- Russia and Iran in the Great Game: Travelogues and Orientalism
It was Lord Curzon, that most visionary of Imperial Englishmen, who in Persia and the Persian Question famously saw the homeland of chess reduced to a pawn "on a chessboard upon which is being played out a game for the domination of the world", the so-called "Great Game" between the British and the Russian Empires, which became an obsession for certain British imperial politicians and fiction-writers like Rudyard Kipling, and which eventually led to the division of Iran into Russian and British spheres of influence. In most accounts it has been a game of shadow chess, the Russian moves largely a matter of guesswork from the British side. It is the achievement of Elena Andreeva in this new important study to give readers of English the first thorough overview and analysis of how Russians saw their role in Iran and "the Game" (if there was one, even though the Russians cited by Andreeva clearly see themselves as rivals of the British, constantly compare themselves with them, revealing an inferiority complex, and report on their movements in Southern Iran). Andreeva has recovered more than 200 Russian travelogues describing Iran from the nineteenth and early twentieth century, the majority written by military officers. She analyses this material from a number of different angles: their Russian historical and literary context; their relation to travel [End Page 584] writing as a genre and to the discourse of "Orientalism"; and – at least this is part of the stated aim of the book – what these travelogues may actually tell us about the history of Iran under the Qajar dynasty (1797-1925), a period with a paucity of historical sources which has been somewhat neglected by historians until recently, but forms an important bridge between the last great "traditional" dynasty of the Safavids and the forced "modernization" of the Pahlavis.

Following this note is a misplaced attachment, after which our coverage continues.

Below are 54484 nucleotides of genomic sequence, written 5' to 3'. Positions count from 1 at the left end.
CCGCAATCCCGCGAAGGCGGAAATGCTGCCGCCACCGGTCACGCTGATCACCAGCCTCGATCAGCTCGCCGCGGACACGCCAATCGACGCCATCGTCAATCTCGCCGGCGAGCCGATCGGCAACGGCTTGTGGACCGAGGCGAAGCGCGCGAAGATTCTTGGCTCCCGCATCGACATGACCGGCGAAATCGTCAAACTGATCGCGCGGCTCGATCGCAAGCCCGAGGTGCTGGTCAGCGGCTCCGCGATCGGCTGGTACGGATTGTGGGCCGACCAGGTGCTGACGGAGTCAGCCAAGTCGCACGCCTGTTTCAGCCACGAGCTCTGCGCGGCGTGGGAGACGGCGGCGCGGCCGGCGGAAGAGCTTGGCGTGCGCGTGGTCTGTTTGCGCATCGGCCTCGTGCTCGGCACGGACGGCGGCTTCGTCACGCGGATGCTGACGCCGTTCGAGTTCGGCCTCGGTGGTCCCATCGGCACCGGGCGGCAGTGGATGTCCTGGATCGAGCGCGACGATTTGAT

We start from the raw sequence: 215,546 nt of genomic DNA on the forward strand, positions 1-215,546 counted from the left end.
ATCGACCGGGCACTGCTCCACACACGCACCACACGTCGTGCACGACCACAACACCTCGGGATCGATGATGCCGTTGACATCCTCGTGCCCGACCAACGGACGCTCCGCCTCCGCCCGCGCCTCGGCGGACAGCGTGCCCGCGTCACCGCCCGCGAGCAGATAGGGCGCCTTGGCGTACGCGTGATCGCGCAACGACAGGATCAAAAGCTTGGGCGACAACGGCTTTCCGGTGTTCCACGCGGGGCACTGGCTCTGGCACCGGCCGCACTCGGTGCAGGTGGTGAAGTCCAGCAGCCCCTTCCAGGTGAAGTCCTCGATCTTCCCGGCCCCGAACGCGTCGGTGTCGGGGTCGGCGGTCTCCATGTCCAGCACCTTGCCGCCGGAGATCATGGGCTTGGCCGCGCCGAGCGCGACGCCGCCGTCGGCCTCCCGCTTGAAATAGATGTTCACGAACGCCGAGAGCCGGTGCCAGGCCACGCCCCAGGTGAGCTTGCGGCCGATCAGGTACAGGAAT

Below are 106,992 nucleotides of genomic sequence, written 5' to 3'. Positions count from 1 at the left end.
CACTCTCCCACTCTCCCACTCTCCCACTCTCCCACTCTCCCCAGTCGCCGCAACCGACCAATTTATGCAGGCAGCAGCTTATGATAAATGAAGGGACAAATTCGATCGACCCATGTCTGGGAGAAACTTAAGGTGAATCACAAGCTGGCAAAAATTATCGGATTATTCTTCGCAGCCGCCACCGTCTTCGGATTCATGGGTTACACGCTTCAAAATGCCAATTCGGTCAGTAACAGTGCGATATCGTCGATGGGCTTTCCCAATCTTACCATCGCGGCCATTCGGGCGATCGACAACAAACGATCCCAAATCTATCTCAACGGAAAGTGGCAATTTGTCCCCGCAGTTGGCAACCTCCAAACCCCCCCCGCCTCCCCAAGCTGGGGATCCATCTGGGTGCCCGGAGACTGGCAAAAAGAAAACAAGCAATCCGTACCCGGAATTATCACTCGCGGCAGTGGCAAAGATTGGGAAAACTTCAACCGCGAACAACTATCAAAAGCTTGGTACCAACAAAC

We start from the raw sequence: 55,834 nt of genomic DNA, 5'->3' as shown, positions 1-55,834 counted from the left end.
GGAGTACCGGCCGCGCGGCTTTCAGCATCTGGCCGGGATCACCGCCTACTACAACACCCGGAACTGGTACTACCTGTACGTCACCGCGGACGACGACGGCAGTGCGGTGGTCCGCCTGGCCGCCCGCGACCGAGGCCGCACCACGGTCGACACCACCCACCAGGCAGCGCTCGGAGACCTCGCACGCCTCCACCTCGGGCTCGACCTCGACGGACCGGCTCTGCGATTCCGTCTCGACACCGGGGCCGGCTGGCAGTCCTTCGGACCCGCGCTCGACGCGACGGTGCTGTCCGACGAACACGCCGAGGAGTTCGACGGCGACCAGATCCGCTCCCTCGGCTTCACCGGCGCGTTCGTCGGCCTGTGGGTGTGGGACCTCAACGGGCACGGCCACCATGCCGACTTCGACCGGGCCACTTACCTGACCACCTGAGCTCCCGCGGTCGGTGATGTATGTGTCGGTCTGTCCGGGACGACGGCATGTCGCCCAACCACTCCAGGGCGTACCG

What looms largest in this book, however, is the relation to the discourses of Orientalism and imperial travel writing, where Andreeva bases herself on Edward Said's Orientalism from 1978 and the work of Mary-Louise Pratt and David Spurr on travel writing from the early 1990s. Said's polemical work is still controversial and capable of drawing the ire of professional Orientalists, most recently Robert Irwin in Dangerous Knowledge: Orientalism and its Discontents (2006), who has a three-pronged critique: of the concept of "discourse", Said's factual errors and his concentration on the complicity of French, British and American Orientalists in their countries' imperialist designs on "the Orient" from Morocco to Japan, but his exclusion of Russian (as well as German) Orientalism. Andreeva, almost as an answer to this, is very convincing in her demonstration of how well a Saidian discourse analysis works on the Russian material. Her over-all argument is that the Russian travellers, unsure of whether they themselves are "true Europeans" or half-Oriental "Eurasians", over-emphasize their own "Europeanness", and even more than British travellers, who form her comparison, draw attention to European superiority over the Oriental "Other" and the lack of modern amenities in Iran. Yet many of the descriptions of the bad roads, poverty and religious "backwardness" of Iran in the Russian accounts might have been taken from travel accounts from rural Russia – and these accounts were written by officers from "Cossack" regiments, who to Western Europeans have always seemed more like the descendants of the Mongolian Horde than a European army.
This evidently confirms Said's point about "Orientalist discourse", a point refined by Spurr in The Rhetoric of Empire: that the descriptions of the "Oriental Other" serve as much to define the self as to provide knowledge about the culture described. This is not just a matter of prejudice and ill-will, as it is too often seen, also to a certain extent in Andreeva's analysis, but a matter of language and the way the discourse of an academic discipline and the literary genre of imperial travel...